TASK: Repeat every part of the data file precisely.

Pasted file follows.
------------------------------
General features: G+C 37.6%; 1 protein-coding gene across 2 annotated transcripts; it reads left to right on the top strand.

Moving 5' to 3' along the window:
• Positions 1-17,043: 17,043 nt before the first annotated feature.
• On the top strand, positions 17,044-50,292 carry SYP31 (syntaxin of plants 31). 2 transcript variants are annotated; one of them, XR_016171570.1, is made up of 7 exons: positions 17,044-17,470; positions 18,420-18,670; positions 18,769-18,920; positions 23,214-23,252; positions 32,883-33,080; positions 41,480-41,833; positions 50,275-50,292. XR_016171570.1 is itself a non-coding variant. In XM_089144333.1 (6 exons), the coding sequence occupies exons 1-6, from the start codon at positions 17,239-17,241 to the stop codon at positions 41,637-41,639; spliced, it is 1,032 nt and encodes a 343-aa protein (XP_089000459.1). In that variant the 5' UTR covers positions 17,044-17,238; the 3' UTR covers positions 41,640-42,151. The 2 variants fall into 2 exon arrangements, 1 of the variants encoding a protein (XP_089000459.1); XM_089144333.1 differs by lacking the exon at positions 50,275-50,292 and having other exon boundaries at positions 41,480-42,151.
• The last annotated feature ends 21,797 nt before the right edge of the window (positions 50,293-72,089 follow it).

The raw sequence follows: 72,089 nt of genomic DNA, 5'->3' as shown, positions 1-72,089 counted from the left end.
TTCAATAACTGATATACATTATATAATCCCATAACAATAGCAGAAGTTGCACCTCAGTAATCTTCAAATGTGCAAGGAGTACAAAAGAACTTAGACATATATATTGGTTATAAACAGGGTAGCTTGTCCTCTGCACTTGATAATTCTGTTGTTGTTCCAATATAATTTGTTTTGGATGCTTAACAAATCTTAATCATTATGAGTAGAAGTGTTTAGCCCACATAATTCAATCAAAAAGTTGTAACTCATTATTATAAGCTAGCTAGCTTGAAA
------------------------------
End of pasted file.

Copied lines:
General features: G+C 37.6%; 1 protein-coding gene across 2 annotated transcripts; it reads left to right on the top strand.

Moving 5' to 3' along the window:
• Positions 1-17,043: 17,043 nt before the first annotated feature.
• On the top strand, positions 17,044-50,292 carry SYP31 (syntaxin of plants 31). 2 transcript variants are annotated; one of them, XR_016171570.1, is made up of 7 exons: positions 17,044-17,470; positions 18,420-18,670; positions 18,769-18,920; positions 23,214-23,252; positions 32,883-33,080; positions 41,480-41,833; positions 50,275-50,292. XR_016171570.1 is itself a non-coding variant. In XM_089144333.1 (6 exons), the coding sequence occupies exons 1-6, from the start codon at positions 17,239-17,241 to the stop codon at positions 41,637-41,639; spliced, it is 1,032 nt and encodes a 343-aa protein (XP_089000459.1). In that variant the 5' UTR covers positions 17,044-17,238; the 3' UTR covers positions 41,640-42,151. The 2 variants fall into 2 exon arrangements, 1 of the variants encoding a protein (XP_089000459.1); XM_089144333.1 differs by lacking the exon at positions 50,275-50,292 and having other exon boundaries at positions 41,480-42,151.
• The last annotated feature ends 21,797 nt before the right edge of the window (positions 50,293-72,089 follow it).

The raw sequence follows: 72,089 nt of genomic DNA, 5'->3' as shown, positions 1-72,089 counted from the left end.
TTCAATAACTGATATACATTATATAATCCCATAACAATAGCAGAAGTTGCACCTCAGTAATCTTCAAATGTGCAAGGAGTACAAAAGAACTTAGACATATATATTGGTTATAAACAGGGTAGCTTGTCCTCTGCACTTGATAATTCTGTTGTTGTTCCAATATAATTTGTTTTGGATGCTTAACAAATCTTAATCATTATGAGTAGAAGTGTTTAGCCCACATAATTCAATCAAAAAGTTGTAACTCATTATTATAAGCTAGCTAGCTTGAAA